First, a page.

1961: JFK Overturns Segregated Housing Policies
President John F. Kennedy issued an executive order prohibiting segregation in federally owned or funded properties.
1965: The Creation of HUD
Kennedy was assassinated in November 1963. His successor, President Lyndon B. Johnson, created the Department of Housing and Urban Development (HUD) as part of his War on Poverty program.
1968: President Johnson Signs Bill to Ban Discrimination in Housing
Just a few days after the assassination of civil rights leader Martin Luther King Jr., Congress passed the Fair Housing Act, which banned discrimination in housing on the basis of race, religion, origin and gender.
1970: The Birth of Freddie Mac
The Federal Home Loan Mortgage Corporation (Freddie Mac) was created to expand the secondary market for mortgage and to increase the supply of money for mortgage lending.
2004 to 2006: The Subprime Mortgage Crisis
In the early 2000s, mortgage interest rates were low and borrowing was easy, with more than one in five borrowers lured into subprime adjustable rate mortgages that they would have difficulty repaying. With the high demand, housing prices soared. When the housing and credit bubble burst in 2007, it led to a national banking emergency and ushered in a long-lasting recession.
2007 to 2010: Massive Foreclosures During the Great Recession
After the subprime market collapse, home prices fell and foreclosures abounded. Battered by other economic pressures, the United States entered the Great Recession. Approximately 3 million homes were lost to foreclosure, and housing prices fell more than 30 percent.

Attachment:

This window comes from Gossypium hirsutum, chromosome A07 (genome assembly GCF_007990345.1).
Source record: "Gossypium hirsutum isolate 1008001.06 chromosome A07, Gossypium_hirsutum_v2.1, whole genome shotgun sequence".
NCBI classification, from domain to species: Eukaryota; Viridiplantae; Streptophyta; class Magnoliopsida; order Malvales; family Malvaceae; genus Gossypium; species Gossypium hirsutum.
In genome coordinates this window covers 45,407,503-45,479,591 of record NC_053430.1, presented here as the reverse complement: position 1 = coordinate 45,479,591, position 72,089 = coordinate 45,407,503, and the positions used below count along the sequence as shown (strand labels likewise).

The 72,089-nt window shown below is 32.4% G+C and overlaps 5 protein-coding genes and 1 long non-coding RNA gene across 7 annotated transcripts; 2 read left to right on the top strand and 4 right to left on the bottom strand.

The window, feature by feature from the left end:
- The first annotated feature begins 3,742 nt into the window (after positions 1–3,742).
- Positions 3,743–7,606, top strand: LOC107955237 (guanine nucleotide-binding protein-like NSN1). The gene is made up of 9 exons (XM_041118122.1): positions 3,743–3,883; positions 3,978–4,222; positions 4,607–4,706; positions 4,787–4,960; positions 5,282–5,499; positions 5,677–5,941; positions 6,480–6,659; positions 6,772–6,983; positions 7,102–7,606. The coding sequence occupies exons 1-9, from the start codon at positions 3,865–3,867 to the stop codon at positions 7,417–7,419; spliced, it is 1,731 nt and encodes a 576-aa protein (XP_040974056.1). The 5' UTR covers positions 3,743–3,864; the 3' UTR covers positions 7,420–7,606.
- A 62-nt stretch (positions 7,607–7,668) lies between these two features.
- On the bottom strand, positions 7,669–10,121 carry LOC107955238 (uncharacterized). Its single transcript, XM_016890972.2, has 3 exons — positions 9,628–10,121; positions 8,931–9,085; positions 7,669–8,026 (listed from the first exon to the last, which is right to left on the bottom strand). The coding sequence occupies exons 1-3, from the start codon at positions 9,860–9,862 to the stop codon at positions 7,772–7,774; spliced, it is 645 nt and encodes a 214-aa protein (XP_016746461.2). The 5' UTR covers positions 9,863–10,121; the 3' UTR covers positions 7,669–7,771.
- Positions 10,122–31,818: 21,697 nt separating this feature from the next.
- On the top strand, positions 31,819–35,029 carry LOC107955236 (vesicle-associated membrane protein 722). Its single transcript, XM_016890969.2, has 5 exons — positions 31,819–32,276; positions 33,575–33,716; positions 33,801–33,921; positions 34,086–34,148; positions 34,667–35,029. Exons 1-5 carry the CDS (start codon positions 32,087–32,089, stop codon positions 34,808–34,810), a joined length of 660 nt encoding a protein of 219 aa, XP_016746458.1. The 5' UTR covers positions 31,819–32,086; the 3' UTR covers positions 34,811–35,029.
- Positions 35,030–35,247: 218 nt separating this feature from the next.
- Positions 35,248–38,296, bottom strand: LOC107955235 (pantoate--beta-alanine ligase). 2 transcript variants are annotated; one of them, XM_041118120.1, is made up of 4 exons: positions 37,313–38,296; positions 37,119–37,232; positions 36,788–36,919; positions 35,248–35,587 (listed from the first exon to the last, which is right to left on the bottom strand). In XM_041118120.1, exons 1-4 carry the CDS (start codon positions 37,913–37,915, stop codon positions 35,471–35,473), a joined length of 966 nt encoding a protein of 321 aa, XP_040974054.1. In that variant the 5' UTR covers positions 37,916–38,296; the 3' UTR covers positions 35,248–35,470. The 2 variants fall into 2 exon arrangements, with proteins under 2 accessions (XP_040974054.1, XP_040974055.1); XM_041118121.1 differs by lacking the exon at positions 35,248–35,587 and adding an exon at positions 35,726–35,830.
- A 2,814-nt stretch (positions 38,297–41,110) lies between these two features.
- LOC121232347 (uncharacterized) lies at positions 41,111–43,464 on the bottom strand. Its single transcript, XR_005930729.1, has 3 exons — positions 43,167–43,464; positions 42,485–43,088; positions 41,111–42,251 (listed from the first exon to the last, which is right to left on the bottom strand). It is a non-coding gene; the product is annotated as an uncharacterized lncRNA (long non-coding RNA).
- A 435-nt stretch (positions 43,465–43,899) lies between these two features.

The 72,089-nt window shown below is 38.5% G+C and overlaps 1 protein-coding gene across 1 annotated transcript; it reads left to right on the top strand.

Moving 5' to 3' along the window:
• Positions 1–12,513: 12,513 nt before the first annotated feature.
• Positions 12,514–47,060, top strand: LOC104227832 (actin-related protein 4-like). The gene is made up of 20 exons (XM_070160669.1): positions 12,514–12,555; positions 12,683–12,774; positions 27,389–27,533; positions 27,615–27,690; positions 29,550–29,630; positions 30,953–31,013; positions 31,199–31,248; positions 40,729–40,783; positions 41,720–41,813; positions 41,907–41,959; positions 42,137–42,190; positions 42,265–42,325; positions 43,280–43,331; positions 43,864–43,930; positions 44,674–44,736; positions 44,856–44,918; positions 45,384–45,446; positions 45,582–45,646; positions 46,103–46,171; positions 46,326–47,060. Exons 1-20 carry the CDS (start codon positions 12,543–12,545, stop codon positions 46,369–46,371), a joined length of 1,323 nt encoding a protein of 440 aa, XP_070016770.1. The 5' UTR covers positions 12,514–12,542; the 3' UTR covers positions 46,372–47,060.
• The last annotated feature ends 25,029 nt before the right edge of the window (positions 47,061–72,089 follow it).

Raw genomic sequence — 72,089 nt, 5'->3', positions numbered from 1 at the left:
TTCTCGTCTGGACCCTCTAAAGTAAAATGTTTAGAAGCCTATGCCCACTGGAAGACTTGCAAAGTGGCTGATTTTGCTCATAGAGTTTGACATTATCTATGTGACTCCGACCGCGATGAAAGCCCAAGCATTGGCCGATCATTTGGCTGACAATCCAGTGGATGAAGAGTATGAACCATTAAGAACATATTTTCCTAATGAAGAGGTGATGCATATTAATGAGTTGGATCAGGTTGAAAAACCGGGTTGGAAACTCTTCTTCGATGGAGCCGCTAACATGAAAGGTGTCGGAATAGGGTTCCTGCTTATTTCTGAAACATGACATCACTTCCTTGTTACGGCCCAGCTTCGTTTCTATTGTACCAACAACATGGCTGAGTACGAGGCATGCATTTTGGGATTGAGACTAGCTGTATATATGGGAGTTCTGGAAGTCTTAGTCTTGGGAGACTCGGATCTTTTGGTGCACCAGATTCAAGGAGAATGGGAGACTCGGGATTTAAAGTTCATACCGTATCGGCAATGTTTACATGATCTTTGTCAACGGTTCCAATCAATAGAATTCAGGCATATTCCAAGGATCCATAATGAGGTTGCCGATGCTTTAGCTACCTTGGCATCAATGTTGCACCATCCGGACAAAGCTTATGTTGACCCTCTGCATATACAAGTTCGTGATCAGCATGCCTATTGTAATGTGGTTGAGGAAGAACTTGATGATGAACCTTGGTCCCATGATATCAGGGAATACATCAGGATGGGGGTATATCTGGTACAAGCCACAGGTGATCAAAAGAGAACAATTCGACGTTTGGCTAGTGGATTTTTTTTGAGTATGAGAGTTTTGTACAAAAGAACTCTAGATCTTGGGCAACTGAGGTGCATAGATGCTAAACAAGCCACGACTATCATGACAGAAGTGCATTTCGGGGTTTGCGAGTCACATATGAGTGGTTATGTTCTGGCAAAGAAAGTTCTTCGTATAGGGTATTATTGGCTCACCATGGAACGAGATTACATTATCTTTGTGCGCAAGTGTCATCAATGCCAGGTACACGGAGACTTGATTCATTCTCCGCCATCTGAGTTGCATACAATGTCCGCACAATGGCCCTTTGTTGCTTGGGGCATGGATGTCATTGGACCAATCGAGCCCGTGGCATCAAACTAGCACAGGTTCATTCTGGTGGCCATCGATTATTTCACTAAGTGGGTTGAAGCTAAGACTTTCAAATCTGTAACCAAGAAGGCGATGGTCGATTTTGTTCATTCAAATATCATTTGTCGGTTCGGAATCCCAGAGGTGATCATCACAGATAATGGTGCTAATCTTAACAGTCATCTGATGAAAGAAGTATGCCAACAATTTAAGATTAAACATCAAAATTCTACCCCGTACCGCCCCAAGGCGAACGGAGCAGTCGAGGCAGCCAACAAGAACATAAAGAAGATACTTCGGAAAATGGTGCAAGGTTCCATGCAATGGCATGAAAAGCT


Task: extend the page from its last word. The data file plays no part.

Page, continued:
2008: One Agency to Rule Them All
In the fallout from the subprime mortgage crisis, federal regulators took over Fannie Mae and Freddie Mac. The Federal Housing Finance Agency was founded to oversee Fannie Mae, Freddie Mac and the 11 Federal Home Loan Banks.
2009: Housing Stimulus Programs
The Obama Administration responded to the recession and housing crisis with a multi-billion-dollar stimulus program, including an initiative to help homeowners avoid foreclosure through refinancing and reduced monthly payments.
Home prices have recovered most of the ground lost during the Great Recession’s housing bust, according to the Pew Research Center. Home ownership rates are down sharply among blacks and young adults, although most Americans still dream of owning their own home: A Pew survey indicates 72 percent of renters would like to buy a home in the future. However, the Pew survey also found most Americans consider housing prices out of reach for most millennials—something the government may have to tackle in the future.
Michele DiGirolamo is a former longtime reporter for United Press International who covers mortgages for MoneyGeek.com.